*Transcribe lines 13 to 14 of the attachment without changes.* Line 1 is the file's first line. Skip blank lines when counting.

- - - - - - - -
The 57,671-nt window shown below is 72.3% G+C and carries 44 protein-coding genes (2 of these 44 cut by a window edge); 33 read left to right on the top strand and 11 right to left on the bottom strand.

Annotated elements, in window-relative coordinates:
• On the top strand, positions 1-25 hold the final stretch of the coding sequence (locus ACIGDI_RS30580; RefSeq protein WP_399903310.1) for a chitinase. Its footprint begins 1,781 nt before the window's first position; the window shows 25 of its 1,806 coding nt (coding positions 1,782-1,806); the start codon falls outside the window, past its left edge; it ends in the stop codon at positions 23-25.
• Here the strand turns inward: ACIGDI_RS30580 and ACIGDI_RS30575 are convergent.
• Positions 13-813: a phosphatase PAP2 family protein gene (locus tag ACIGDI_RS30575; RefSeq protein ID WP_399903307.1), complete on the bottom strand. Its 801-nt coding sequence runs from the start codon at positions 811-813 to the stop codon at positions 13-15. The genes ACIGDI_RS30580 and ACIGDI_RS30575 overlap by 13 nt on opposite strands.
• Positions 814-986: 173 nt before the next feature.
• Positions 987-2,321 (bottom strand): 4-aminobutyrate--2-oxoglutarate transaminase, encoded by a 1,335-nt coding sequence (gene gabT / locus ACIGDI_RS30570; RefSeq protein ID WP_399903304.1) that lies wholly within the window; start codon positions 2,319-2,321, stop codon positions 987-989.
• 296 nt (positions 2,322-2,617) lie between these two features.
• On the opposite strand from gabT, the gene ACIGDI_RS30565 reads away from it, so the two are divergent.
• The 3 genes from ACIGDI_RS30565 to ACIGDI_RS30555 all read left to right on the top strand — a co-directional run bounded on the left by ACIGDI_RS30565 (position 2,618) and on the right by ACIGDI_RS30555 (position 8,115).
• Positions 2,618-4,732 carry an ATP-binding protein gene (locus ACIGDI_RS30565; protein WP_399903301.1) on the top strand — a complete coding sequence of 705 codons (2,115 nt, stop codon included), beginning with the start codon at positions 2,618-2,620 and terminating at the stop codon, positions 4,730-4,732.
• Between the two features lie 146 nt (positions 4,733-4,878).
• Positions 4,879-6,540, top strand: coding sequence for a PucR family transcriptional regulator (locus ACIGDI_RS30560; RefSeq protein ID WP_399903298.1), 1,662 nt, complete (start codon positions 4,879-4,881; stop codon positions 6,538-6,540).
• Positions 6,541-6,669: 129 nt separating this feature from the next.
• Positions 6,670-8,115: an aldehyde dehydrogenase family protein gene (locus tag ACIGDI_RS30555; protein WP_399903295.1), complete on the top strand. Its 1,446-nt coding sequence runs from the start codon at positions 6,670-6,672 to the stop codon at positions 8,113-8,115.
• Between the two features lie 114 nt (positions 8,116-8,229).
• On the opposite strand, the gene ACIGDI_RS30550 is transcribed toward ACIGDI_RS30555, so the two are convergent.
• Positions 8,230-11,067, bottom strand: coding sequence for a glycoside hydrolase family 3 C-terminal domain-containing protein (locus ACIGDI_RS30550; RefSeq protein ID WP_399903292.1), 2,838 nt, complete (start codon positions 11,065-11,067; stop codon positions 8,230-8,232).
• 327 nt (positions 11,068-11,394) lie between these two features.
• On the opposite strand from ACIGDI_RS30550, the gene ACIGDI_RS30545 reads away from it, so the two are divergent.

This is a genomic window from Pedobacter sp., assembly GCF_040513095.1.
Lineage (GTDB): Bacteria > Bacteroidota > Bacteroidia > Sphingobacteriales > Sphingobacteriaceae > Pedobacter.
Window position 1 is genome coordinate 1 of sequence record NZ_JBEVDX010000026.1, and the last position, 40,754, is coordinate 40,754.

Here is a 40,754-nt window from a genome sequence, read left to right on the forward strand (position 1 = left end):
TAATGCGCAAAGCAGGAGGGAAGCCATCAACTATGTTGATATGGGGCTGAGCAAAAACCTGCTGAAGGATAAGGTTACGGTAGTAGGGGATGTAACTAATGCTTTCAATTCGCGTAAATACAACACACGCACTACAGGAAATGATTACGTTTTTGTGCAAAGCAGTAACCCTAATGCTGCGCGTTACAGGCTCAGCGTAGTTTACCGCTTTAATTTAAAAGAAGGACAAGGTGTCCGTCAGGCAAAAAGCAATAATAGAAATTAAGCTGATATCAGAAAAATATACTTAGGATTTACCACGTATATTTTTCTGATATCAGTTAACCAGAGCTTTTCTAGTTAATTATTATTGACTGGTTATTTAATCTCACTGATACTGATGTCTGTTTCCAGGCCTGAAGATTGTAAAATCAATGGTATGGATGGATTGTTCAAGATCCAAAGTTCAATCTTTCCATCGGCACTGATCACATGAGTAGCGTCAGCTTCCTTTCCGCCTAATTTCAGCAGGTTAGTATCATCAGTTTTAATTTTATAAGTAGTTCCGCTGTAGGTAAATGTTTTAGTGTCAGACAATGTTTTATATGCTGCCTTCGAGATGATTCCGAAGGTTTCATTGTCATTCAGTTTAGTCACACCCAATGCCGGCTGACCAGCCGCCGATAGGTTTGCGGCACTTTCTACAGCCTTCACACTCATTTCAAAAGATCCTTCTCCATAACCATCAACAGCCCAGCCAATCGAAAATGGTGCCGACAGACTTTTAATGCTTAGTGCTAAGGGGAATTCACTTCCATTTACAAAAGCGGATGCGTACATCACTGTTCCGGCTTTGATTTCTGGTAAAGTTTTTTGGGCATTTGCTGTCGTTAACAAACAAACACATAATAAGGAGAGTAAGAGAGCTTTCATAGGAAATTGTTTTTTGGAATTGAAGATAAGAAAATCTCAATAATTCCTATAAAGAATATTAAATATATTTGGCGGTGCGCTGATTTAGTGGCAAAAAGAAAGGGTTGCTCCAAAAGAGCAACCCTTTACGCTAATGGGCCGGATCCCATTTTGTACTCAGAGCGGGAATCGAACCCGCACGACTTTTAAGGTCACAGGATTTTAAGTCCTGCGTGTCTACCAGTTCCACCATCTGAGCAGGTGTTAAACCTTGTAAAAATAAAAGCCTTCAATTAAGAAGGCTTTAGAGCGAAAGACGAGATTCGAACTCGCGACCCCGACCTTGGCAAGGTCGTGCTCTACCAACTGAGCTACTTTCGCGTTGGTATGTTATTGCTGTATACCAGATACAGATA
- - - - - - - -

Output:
• Positions 4,879-6,540, top strand: coding sequence for a PucR family transcriptional regulator (locus ACIGDI_RS30560; RefSeq protein ID WP_399903298.1), 1,662 nt, complete (start codon positions 4,879-4,881; stop codon positions 6,538-6,540).
• Positions 6,541-6,669: 129 nt separating this feature from the next.